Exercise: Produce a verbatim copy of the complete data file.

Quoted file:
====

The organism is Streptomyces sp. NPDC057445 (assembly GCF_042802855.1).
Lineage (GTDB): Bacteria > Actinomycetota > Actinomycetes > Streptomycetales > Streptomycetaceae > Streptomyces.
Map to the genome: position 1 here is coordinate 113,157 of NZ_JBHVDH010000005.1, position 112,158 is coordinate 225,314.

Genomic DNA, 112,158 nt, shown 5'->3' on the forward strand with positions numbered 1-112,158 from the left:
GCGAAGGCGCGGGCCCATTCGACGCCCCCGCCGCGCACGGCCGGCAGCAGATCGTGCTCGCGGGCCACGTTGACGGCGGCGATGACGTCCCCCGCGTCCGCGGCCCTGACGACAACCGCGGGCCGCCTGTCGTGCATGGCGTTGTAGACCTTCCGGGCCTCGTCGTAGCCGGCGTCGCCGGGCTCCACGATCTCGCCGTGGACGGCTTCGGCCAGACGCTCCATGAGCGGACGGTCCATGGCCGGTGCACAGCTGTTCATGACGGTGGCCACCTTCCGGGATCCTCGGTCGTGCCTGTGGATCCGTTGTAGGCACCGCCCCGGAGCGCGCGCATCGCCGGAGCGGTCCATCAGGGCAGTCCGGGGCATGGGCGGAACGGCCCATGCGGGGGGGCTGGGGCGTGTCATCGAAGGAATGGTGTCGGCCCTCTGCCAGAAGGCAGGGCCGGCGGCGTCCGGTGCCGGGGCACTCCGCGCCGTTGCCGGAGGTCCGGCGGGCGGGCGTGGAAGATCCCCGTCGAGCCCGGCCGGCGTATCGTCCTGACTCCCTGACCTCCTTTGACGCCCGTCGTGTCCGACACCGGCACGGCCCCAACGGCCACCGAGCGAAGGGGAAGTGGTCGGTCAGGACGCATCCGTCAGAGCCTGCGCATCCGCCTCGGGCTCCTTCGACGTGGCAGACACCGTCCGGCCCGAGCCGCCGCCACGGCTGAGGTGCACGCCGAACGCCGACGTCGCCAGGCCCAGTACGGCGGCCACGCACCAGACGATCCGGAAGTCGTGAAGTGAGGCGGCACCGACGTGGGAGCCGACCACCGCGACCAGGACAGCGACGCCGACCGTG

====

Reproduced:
The organism is Streptomyces sp. NPDC057445 (assembly GCF_042802855.1).
Lineage (GTDB): Bacteria > Actinomycetota > Actinomycetes > Streptomycetales > Streptomycetaceae > Streptomyces.
Map to the genome: position 1 here is coordinate 113,157 of NZ_JBHVDH010000005.1, position 112,158 is coordinate 225,314.

Genomic DNA, 112,158 nt, shown 5'->3' on the forward strand with positions numbered 1-112,158 from the left:
GCGAAGGCGCGGGCCCATTCGACGCCCCCGCCGCGCACGGCCGGCAGCAGATCGTGCTCGCGGGCCACGTTGACGGCGGCGATGACGTCCCCCGCGTCCGCGGCCCTGACGACAACCGCGGGCCGCCTGTCGTGCATGGCGTTGTAGACCTTCCGGGCCTCGTCGTAGCCGGCGTCGCCGGGCTCCACGATCTCGCCGTGGACGGCTTCGGCCAGACGCTCCATGAGCGGACGGTCCATGGCCGGTGCACAGCTGTTCATGACGGTGGCCACCTTCCGGGATCCTCGGTCGTGCCTGTGGATCCGTTGTAGGCACCGCCCCGGAGCGCGCGCATCGCCGGAGCGGTCCATCAGGGCAGTCCGGGGCATGGGCGGAACGGCCCATGCGGGGGGGCTGGGGCGTGTCATCGAAGGAATGGTGTCGGCCCTCTGCCAGAAGGCAGGGCCGGCGGCGTCCGGTGCCGGGGCACTCCGCGCCGTTGCCGGAGGTCCGGCGGGCGGGCGTGGAAGATCCCCGTCGAGCCCGGCCGGCGTATCGTCCTGACTCCCTGACCTCCTTTGACGCCCGTCGTGTCCGACACCGGCACGGCCCCAACGGCCACCGAGCGAAGGGGAAGTGGTCGGTCAGGACGCATCCGTCAGAGCCTGCGCATCCGCCTCGGGCTCCTTCGACGTGGCAGACACCGTCCGGCCCGAGCCGCCGCCACGGCTGAGGTGCACGCCGAACGCCGACGTCGCCAGGCCCAGTACGGCGGCCACGCACCAGACGATCCGGAAGTCGTGAAGTGAGGCGGCACCGACGTGGGAGCCGACCACCGCGACCAGGACAGCGACGCCGACCGTG